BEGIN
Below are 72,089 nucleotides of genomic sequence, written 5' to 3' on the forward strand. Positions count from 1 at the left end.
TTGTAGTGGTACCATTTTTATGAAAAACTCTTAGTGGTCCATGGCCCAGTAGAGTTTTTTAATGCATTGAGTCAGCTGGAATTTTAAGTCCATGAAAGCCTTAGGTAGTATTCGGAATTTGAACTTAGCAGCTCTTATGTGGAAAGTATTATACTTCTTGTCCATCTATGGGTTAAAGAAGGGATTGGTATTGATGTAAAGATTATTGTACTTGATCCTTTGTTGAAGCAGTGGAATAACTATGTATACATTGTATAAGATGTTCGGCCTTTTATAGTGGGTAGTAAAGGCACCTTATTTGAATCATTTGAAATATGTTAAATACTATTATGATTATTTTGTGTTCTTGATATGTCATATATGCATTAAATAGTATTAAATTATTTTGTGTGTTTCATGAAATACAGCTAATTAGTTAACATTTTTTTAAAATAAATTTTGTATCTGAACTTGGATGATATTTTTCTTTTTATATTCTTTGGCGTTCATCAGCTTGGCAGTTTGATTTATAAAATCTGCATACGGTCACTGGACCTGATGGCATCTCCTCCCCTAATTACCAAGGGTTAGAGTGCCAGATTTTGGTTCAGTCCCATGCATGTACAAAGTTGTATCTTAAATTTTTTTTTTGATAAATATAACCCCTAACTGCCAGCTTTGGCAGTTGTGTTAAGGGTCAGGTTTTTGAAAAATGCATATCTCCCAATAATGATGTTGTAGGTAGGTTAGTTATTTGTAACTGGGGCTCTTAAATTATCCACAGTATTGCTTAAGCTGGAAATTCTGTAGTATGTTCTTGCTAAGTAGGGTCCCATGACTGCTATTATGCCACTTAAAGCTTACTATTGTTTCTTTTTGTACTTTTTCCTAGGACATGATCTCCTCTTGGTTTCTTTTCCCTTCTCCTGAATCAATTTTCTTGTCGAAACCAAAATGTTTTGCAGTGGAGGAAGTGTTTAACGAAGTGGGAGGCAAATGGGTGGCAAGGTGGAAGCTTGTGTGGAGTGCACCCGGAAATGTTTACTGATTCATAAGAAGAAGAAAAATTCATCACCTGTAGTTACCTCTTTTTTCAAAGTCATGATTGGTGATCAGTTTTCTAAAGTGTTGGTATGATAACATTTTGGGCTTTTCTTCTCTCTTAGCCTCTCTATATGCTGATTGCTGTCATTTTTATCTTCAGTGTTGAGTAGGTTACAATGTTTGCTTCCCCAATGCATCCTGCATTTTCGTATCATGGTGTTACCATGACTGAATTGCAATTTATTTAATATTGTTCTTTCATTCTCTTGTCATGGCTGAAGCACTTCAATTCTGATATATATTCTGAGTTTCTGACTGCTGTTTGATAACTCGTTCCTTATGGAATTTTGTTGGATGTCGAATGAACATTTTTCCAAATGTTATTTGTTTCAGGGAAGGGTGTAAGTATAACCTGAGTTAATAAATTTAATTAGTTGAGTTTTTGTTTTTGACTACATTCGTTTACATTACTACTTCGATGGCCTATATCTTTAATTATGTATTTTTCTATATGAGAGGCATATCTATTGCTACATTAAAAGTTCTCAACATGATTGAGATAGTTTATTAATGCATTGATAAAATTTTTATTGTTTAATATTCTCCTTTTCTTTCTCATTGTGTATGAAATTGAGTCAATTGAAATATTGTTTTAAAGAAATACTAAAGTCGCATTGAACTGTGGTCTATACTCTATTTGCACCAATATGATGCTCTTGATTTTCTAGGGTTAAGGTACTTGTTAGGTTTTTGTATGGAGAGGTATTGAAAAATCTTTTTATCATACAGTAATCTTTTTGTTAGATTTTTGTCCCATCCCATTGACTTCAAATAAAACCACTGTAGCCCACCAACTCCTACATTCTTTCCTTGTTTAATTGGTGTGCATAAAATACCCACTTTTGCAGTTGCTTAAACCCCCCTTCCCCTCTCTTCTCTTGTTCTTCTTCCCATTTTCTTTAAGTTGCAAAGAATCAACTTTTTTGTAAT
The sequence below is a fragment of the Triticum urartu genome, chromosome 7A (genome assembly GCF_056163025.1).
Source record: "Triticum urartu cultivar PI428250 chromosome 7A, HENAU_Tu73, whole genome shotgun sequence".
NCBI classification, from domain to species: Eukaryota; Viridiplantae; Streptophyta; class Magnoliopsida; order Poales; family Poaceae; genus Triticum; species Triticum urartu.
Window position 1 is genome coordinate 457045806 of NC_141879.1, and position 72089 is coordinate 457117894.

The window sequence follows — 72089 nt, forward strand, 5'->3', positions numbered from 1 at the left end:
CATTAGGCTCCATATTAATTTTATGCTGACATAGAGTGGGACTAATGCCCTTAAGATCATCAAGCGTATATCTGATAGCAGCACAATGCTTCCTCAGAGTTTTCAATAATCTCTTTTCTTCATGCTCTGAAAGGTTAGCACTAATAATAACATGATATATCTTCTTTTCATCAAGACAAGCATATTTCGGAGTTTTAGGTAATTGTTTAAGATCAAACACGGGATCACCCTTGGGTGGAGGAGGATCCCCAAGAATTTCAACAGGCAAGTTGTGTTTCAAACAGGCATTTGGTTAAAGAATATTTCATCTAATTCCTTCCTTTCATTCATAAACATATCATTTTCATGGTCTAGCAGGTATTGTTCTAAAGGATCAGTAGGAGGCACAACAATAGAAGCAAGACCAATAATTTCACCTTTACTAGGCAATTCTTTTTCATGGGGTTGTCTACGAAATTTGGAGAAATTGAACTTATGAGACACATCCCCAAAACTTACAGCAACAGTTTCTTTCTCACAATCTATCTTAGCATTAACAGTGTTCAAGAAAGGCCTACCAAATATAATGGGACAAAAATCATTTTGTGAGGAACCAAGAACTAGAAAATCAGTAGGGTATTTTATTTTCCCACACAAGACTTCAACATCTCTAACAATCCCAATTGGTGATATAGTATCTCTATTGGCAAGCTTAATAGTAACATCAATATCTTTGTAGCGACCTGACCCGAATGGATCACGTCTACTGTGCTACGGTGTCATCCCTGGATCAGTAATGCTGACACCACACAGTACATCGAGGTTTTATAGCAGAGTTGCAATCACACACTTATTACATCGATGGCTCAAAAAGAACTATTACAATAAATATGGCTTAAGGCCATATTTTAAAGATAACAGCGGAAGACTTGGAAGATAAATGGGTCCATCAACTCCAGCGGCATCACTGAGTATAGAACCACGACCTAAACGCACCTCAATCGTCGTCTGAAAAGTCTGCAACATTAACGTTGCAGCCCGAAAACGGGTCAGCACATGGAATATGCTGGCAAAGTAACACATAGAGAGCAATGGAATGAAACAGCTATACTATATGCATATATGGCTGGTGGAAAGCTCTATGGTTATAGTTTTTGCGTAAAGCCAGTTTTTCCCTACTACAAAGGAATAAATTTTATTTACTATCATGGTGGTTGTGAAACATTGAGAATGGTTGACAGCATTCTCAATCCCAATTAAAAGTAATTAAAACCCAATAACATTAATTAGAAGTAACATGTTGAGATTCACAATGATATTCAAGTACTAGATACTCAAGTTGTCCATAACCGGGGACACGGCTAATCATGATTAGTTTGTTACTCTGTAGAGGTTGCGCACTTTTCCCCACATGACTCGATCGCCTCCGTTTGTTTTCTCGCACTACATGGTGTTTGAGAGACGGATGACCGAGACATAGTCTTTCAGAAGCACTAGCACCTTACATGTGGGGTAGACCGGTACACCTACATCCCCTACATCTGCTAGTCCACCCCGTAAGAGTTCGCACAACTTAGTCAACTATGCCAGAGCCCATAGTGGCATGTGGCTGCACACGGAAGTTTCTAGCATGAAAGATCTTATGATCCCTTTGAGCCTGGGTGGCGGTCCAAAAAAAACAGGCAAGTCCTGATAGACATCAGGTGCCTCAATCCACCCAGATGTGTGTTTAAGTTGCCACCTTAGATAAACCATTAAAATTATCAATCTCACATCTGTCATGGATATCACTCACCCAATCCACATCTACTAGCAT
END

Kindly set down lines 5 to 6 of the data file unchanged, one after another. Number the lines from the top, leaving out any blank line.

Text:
NCBI classification, from domain to species: Eukaryota; Viridiplantae; Streptophyta; class Magnoliopsida; order Poales; family Poaceae; genus Triticum; species Triticum urartu.
Window position 1 is genome coordinate 457045806 of NC_141879.1, and position 72089 is coordinate 457117894.